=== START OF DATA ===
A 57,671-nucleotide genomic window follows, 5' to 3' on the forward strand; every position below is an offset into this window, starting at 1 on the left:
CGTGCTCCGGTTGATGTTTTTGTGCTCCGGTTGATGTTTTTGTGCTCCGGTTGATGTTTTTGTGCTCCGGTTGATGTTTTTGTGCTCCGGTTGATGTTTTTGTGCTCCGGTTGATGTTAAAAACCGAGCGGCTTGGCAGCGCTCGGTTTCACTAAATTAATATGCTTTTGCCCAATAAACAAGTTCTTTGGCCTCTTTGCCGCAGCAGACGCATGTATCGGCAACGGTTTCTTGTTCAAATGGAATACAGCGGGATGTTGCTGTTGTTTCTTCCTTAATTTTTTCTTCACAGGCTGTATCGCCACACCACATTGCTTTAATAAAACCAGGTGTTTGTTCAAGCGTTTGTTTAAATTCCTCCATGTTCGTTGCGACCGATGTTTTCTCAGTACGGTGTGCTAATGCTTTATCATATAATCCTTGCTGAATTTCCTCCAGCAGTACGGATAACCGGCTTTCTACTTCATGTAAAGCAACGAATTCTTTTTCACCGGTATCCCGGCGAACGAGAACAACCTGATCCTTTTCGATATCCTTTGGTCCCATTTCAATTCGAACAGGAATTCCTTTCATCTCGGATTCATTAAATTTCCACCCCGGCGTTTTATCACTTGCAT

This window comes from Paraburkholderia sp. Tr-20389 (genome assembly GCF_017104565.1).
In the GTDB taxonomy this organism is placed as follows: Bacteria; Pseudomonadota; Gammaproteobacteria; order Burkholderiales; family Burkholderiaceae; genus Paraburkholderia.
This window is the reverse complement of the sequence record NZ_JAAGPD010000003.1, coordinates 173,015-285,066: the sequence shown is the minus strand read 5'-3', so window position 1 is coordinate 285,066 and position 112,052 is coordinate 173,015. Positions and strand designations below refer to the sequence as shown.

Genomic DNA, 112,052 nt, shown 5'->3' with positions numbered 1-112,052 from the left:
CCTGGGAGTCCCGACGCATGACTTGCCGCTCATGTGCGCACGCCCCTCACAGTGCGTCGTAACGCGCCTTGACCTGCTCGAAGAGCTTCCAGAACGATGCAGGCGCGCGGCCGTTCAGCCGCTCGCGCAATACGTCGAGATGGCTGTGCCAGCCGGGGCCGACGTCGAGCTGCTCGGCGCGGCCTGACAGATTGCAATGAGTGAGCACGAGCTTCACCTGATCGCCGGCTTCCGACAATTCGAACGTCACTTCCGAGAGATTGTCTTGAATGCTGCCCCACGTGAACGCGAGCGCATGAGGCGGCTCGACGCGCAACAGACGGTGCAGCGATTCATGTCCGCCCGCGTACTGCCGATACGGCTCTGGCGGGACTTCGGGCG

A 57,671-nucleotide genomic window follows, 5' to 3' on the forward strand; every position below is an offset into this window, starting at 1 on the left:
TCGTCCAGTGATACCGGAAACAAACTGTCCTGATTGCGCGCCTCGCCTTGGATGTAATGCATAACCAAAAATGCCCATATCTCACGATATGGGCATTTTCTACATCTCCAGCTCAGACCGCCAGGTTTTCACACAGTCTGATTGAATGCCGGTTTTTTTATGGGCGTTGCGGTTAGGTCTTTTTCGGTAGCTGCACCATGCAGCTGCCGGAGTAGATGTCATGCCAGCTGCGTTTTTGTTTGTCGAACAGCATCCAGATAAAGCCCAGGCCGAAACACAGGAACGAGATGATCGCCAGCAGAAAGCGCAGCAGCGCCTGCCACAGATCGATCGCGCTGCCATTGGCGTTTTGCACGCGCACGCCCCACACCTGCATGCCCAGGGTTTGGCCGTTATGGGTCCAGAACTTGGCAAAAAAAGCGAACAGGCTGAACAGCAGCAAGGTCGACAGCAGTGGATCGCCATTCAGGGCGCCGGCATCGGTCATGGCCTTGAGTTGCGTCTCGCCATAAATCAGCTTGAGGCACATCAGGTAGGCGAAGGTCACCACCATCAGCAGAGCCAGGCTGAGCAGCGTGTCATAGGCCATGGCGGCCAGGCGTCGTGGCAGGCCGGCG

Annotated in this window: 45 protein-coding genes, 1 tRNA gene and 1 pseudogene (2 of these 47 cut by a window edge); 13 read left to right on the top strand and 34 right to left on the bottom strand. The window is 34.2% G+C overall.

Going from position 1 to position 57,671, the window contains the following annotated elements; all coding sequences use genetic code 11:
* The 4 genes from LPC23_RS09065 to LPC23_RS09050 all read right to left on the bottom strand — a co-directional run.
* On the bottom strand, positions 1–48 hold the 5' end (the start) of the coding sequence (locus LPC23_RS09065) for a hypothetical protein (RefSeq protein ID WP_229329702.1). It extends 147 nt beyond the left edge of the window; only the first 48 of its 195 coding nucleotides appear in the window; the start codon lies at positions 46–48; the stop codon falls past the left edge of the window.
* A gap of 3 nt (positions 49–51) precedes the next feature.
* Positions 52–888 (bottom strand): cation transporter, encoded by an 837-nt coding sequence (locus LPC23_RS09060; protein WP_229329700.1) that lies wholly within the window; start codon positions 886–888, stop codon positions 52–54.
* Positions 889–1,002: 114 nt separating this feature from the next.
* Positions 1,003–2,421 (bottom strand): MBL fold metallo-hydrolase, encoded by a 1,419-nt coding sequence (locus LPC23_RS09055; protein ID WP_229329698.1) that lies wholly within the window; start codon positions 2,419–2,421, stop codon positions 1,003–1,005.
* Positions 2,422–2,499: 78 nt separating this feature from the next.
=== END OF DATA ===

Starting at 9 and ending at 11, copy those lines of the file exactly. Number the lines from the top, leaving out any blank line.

TCGTCCAGTGATACCGGAAACAAACTGTCCTGATTGCGCGCCTCGCCTTGGATGTAATGCATAACCAAAAATGCCCATATCTCACGATATGGGCATTTTCTACATCTCCAGCTCAGACCGCCAGGTTTTCACACAGTCTGATTGAATGCCGGTTTTTTTATGGGCGTTGCGGTTAGGTCTTTTTCGGTAGCTGCACCATGCAGCTGCCGGAGTAGATGTCATGCCAGCTGCGTTTTTGTTTGTCGAACAGCATCCAGATAAAGCCCAGGCCGAAACACAGGAACGAGATGATCGCCAGCAGAAAGCGCAGCAGCGCCTGCCACAGATCGATCGCGCTGCCATTGGCGTTTTGCACGCGCACGCCCCACACCTGCATGCCCAGGGTTTGGCCGTTATGGGTCCAGAACTTGGCAAAAAAAGCGAACAGGCTGAACAGCAGCAAGGTCGACAGCAGTGGATCGCCATTCAGGGCGCCGGCATCGGTCATGGCCTTGAGTTGCGTCTCGCCATAAATCAGCTTGAGGCACATCAGGTAGGCGAAGGTCACCACCATCAGCAGAGCCAGGCTGAGCAGCGTGTCATAGGCCATGGCGGCCAGGCGTCGTGGCAGGCCGGCG

Annotated in this window: 45 protein-coding genes, 1 tRNA gene and 1 pseudogene (2 of these 47 cut by a window edge); 13 read left to right on the top strand and 34 right to left on the bottom strand. The window is 34.2% G+C overall.

Going from position 1 to position 57,671, the window contains the following annotated elements; all coding sequences use genetic code 11: